County braces for Irma


Storm’s uncertainty leaves residents guessing

By Kristy D. Carter - kcarter@s24477.p831.sites.pressdns.com



Across town, many stores were selling out of water. Trucks were scheduled to make deliveries over the next few days, prior to the landfall of Hurricane Irma.


Preparing for the worst, residents across Sampson County were buying bread, leaving many stores with empty shelves.


Pumps were covered at Go Gas on Warsaw Road, Clinton, as the station was attempting to ration supplies amid the growing demand to fill up vehicles and gas cans.


Some pumps were cordoned off at Go Gas on Warsaw Road, a way to regulate traffic coming into the station.


Hurricane Irma is projected to make landfall sometime over the next few days at the southern portion of Florida, but the uncertainty of the impact to North Carolina has left residents preparing for the worst.

By Wednesday night, grocery stores were faced with empty shelves, as bread and water were in great demand. By Thursday at lunch, several gas stations had closed pumps, while others started setting limits to the amounts of gas purchased — all in an effort to be prepared in case Irma decides to strike North Carolina in its path of destruction.

Locally, Sampson County assistant manager and public information officer Susan Holder said the county is preparing, as usual, beginning to monitor the storm’s path more closely and community with various departments and agencies about plans in the event the storm hits.

“We have a check list that we always use prior to storm,” Holder explained. “Right now, we have our staff starting to prepare and make sure we have all the necessary equipment up and running, as well as gas on hand.”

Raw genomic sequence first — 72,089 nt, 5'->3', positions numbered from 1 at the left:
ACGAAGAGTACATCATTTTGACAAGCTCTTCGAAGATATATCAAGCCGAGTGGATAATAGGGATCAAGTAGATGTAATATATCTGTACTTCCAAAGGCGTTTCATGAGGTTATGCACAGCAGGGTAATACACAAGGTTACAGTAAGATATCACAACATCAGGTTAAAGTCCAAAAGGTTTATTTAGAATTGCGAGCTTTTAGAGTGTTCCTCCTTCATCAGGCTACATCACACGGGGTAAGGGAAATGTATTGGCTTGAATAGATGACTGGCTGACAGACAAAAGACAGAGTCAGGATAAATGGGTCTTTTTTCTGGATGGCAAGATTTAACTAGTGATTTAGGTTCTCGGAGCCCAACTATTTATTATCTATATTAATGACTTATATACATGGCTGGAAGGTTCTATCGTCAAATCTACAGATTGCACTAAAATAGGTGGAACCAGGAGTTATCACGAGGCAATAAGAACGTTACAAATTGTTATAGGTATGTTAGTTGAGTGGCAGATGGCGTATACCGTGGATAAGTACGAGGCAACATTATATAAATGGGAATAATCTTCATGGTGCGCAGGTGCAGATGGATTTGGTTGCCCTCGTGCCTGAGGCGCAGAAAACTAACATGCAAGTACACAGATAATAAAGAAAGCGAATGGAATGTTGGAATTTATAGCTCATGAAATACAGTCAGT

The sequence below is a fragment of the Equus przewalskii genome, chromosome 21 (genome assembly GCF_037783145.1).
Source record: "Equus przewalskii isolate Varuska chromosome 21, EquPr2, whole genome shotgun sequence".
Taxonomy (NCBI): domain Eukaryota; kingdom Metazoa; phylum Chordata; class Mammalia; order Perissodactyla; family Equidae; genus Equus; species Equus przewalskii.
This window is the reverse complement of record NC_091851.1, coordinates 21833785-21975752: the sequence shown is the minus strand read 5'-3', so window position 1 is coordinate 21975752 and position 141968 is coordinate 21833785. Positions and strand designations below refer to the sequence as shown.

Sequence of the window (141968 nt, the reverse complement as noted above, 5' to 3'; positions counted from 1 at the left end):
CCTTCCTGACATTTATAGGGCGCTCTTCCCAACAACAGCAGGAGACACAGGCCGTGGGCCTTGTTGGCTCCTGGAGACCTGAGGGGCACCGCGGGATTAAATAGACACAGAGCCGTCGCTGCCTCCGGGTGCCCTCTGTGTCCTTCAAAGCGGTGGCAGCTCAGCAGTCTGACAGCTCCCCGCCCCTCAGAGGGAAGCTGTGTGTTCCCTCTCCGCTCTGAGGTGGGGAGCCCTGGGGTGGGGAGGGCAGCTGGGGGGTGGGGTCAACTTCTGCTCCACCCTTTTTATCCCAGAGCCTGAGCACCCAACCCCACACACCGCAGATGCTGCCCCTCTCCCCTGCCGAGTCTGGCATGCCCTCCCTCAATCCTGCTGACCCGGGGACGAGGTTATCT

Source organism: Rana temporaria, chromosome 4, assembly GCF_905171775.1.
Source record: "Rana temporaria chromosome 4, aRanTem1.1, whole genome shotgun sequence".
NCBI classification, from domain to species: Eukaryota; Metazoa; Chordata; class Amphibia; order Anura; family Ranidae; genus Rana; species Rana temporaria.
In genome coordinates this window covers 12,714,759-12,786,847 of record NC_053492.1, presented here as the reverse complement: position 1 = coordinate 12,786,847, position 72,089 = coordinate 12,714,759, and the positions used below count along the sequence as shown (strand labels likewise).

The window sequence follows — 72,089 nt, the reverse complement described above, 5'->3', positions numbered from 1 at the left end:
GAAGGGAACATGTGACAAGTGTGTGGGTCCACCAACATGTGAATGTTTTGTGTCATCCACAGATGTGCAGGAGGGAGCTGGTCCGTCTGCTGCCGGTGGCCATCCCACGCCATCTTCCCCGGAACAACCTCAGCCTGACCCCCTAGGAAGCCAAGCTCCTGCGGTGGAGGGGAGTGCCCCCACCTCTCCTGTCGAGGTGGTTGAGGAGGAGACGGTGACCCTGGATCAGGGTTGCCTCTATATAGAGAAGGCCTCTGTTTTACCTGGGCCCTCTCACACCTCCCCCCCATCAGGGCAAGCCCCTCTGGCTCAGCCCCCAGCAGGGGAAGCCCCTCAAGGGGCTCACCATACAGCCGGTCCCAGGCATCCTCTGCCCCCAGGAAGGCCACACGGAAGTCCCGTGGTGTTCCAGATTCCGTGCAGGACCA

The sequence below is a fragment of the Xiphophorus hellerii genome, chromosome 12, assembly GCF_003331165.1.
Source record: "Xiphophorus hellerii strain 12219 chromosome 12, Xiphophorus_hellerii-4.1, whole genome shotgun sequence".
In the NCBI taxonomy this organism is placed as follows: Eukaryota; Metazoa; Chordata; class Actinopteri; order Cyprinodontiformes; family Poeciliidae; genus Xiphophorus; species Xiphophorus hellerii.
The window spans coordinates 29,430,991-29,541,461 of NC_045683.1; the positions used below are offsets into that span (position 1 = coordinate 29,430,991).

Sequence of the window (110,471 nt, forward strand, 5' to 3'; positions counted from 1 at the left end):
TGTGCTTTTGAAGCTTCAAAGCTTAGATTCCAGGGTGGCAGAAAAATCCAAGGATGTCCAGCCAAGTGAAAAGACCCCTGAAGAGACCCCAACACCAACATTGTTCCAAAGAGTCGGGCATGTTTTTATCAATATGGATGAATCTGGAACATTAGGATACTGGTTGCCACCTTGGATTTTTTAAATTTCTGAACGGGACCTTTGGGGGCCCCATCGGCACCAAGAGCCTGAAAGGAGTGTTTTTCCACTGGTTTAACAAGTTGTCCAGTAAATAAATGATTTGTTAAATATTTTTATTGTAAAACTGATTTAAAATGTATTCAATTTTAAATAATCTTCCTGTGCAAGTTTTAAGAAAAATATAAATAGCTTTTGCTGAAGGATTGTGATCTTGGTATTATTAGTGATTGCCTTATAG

Holder said the county is utilizing social media to get the word out on suggested preparedness efforts for citizens, including the “Sampson County” Facebook page and on Twitter @CountyofSampson.

“Right now, we know there will be some impact to North Carolina, but we just don’t know exactly when or where,” Holder said.

Said to be one of the strongest storms to ever form in the Atlantic, Hurricane Irma is expected to make landfall sometime at the end of the weekend or beginning of next week as a category 5 storm.

Gov. Roy Cooper declared a state of emergency for all 100 counties Wednesday as Hurricane Irma was projected to move away from San Juan, potentially heading for southeastern Bahama islands before it starts to torn towards the Florida coast.

“There is a lot we still don’t know about this storm, but we do know that North Carolina can expect to feel some sort of effects as soon as early next week, and now is the time to get prepared,” Gov. Cooper said. “Wherever you live in North Carolina – from the mountains to the piedmont to the coast – you need to take this storm seriously, and you need to start preparing for some type of impact.”

Cooper said the state of emergency went into effect at 8 a.m. on Thursday, in order to facilitate the movement of any resources that may be needed to respond to the storm. It also waives truck weight, size and hours of service restrictions so that vehicles carrying essential supplies such as food, medicine, fuel or transporting livestock or crops can get their jobs done quickly.

“This executive order will allow our farmers the opportunity to harvest as much of their crops as possible before the storm hits,” said North Carolina Agriculture Commissioner Steve Troxler. “The order also will help ensure that livestock, poultry, crops and feed can be moved as necessary. The order also temporarily suspends the maximum hours of service for drivers.

In addition to the waiving of motor vehicle regulations, Troxler stated in a press release that the Agriculture department is temporarily suspending health certificate requirements on livestock traveling through the state from areas in Hurricane Irma’s path.

While much uncertainty still exists about Hurricane Irma’s storm track, meteorologists are predicting that portions of the state could experience wind and rain from the tropical system as early as Monday.